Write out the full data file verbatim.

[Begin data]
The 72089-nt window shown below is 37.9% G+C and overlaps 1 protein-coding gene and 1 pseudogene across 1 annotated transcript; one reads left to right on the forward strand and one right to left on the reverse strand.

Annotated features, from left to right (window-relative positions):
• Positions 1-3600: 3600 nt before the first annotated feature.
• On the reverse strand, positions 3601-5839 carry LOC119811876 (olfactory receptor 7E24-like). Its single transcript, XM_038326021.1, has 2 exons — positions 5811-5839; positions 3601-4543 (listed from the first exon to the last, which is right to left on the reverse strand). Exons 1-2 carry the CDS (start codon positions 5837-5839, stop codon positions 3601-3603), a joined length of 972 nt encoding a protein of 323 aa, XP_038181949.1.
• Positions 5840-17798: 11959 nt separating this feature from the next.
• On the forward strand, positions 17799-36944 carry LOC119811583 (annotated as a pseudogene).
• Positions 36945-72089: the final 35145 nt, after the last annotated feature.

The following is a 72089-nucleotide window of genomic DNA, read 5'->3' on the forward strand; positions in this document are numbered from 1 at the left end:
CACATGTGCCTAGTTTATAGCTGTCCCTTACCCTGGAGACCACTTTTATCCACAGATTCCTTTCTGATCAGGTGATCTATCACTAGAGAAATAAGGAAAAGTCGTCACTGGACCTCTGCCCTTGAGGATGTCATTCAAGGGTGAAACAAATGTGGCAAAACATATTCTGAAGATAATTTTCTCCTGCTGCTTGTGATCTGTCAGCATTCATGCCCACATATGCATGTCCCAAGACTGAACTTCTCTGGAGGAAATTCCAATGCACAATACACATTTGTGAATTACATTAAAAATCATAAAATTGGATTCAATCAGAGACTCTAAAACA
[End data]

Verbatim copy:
The 72089-nt window shown below is 37.9% G+C and overlaps 1 protein-coding gene and 1 pseudogene across 1 annotated transcript; one reads left to right on the forward strand and one right to left on the reverse strand.

Annotated features, from left to right (window-relative positions):
• Positions 1-3600: 3600 nt before the first annotated feature.
• On the reverse strand, positions 3601-5839 carry LOC119811876 (olfactory receptor 7E24-like). Its single transcript, XM_038326021.1, has 2 exons — positions 5811-5839; positions 3601-4543 (listed from the first exon to the last, which is right to left on the reverse strand). Exons 1-2 carry the CDS (start codon positions 5837-5839, stop codon positions 3601-3603), a joined length of 972 nt encoding a protein of 323 aa, XP_038181949.1.
• Positions 5840-17798: 11959 nt separating this feature from the next.
• On the forward strand, positions 17799-36944 carry LOC119811583 (annotated as a pseudogene).
• Positions 36945-72089: the final 35145 nt, after the last annotated feature.

The following is a 72089-nucleotide window of genomic DNA, read 5'->3' on the forward strand; positions in this document are numbered from 1 at the left end:
CACATGTGCCTAGTTTATAGCTGTCCCTTACCCTGGAGACCACTTTTATCCACAGATTCCTTTCTGATCAGGTGATCTATCACTAGAGAAATAAGGAAAAGTCGTCACTGGACCTCTGCCCTTGAGGATGTCATTCAAGGGTGAAACAAATGTGGCAAAACATATTCTGAAGATAATTTTCTCCTGCTGCTTGTGATCTGTCAGCATTCATGCCCACATATGCATGTCCCAAGACTGAACTTCTCTGGAGGAAATTCCAATGCACAATACACATTTGTGAATTACATTAAAAATCATAAAATTGGATTCAATCAGAGACTCTAAAACA